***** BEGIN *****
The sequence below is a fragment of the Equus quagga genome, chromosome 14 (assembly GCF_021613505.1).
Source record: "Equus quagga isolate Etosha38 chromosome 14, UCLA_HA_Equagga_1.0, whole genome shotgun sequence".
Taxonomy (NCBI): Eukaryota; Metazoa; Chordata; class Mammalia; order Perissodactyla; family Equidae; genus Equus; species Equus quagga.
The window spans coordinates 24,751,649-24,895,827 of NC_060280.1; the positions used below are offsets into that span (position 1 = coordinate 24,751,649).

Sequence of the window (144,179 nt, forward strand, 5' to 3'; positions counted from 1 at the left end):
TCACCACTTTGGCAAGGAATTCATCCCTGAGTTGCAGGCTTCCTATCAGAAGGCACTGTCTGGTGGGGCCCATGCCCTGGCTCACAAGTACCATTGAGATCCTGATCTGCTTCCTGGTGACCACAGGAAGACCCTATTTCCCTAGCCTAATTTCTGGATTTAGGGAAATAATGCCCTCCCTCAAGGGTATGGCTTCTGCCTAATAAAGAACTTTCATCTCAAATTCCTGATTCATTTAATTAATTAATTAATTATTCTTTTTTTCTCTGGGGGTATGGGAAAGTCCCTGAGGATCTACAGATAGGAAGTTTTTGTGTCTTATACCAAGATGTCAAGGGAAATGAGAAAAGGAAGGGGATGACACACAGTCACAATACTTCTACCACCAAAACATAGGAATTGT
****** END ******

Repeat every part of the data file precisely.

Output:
The sequence below is a fragment of the Equus quagga genome, chromosome 14 (assembly GCF_021613505.1).
Source record: "Equus quagga isolate Etosha38 chromosome 14, UCLA_HA_Equagga_1.0, whole genome shotgun sequence".
Taxonomy (NCBI): Eukaryota; Metazoa; Chordata; class Mammalia; order Perissodactyla; family Equidae; genus Equus; species Equus quagga.
The window spans coordinates 24,751,649-24,895,827 of NC_060280.1; the positions used below are offsets into that span (position 1 = coordinate 24,751,649).

Sequence of the window (144,179 nt, forward strand, 5' to 3'; positions counted from 1 at the left end):
TCACCACTTTGGCAAGGAATTCATCCCTGAGTTGCAGGCTTCCTATCAGAAGGCACTGTCTGGTGGGGCCCATGCCCTGGCTCACAAGTACCATTGAGATCCTGATCTGCTTCCTGGTGACCACAGGAAGACCCTATTTCCCTAGCCTAATTTCTGGATTTAGGGAAATAATGCCCTCCCTCAAGGGTATGGCTTCTGCCTAATAAAGAACTTTCATCTCAAATTCCTGATTCATTTAATTAATTAATTAATTATTCTTTTTTTCTCTGGGGGTATGGGAAAGTCCCTGAGGATCTACAGATAGGAAGTTTTTGTGTCTTATACCAAGATGTCAAGGGAAATGAGAAAAGGAAGGGGATGACACACAGTCACAATACTTCTACCACCAAAACATAGGAATTGT